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Orchid Potting mix

This is a discussion on Orchid Potting mix within the General Orchid Culture forums, part of the Orchid Culture category; I notice that almost every orchid I purchase is in a different mix. If a ...

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  1. #1
    Dulcinea's Avatar
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    Default Orchid Potting mix

    I notice that almost every orchid I purchase is in a different mix. If a mix is well draining, well aerated and of a neutral ph isn't that good enough?

  2. #2
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    Not necessarily. The medium is usually pretty well spent by the time you buy your orchid. and it also depends on your environment, A person in Florida has different needs that someone in Michigan, etc. If you grow in a greenhouse your needs are different that a person growing on a windowsill.
    i purchased a dendrobium that was growing in spag. moss, that is the worst medium for a Den.
    Check the AOS for good culture info

  3. #3
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    Thanks Katherine!

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    I agree with Katherine.

    While it is possible to grow an orchid in pretty much anything - or nothing - what is best for the combination of the plant's needs, your growing conditions, and your watering habits is a very specific thing, so what you're seeing is what's best for the original grower's situation.

    Some people experiment to find a medium they really like - Orchiata bark is becoiming more and more popular - and adjust their watering habits to match the needs of the idividual plants.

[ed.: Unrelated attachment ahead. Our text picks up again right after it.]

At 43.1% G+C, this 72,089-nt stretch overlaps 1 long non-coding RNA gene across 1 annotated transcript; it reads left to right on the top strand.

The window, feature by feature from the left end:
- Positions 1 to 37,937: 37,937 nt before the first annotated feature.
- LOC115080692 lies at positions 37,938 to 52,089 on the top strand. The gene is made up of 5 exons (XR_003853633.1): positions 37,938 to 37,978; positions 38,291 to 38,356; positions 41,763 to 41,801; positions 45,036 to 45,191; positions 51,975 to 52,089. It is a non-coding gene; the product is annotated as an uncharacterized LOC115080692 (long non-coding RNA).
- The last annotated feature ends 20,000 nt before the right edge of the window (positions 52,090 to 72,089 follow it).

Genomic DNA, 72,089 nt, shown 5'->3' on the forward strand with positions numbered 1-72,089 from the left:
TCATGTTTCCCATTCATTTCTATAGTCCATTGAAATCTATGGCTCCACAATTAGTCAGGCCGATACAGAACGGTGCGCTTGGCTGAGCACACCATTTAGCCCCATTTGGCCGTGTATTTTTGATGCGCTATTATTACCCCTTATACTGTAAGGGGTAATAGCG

Others take the same base medium ingredient and modify it through the addition of moss, charcoal, perlite and the like, to change the water retention and drying rates, tailoring it to the plant.

    Because I am basically working two full-time jobs these days (my orchid business and as a purchasing manager for a global chemical company - that contract expires in about 6 months, fortunately) I have no free time to "mess around" and have taken a somewhat different approach, using a very broad range of cultural techniques and media so that I can water everything simultaneously via an automated overhead deluge system. I have plants mounted on cork bark, on EcoWeb, and morre recently, AquaMat. I have plants in baskets of nothing, LECA, Orchiata Bark, & EcoWeb cubes. I have traditionally-potted plants in LECA, EcoWeb cubes, Orchiata Bark, Sphagnum, and (again more recently), I'm experimenting with an AquaMat/EcoWeb composite. And, of course, I have many plants in semi-hydroponic culture.

    The bottom line is that when ANY single plant needs water, I can safely water all of them without fear of waterlogging anything.

  5. #5
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    Both Ray and Katherine are spot on.

    When I started growing, I bought the potting mixes from garden centers that had the name of my orchid on the bag. This worked for a while, then I noticed that it did not meet my ecosystem/environment. I would find myself saying, "I sure wish this mix had more bark" or "this mix needs more spag moss and less lava rock". So I eventually started making my own potting mix that is differentiated to the type of orchid it is intended for.

  6. #6
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    Thanks Ray. I've been growing orchids for 15 years and also volunteered in the orchid greenhouse at our local botanic garden. All orchids were in bark and/or sphagnum. That's what I've always used but now I'm noticing what look like clay pebbles, volcanic rock, charcoal etc. and have no idea in what direction to go. I, too, would like to be able to water most everything at the same time. I realize some plants like to be watered more often and keep those in a different area. I'm in Michigan and move every orchid outside to a "summer orchid house" for the summer but the rest of the year theft are under lights and glass in a "semi greenhouse"

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    Thanks Chris.

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    Dulcinea, you might want to do a Google search for "Semi-Hydroponics". It's certainly not the "be all, end all" for orchid culture, but if you can get your plants established, it certainly eliminates the watering issue.

  9. #9
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    Thanks Ray. I'll research it right away. It may be the answer...

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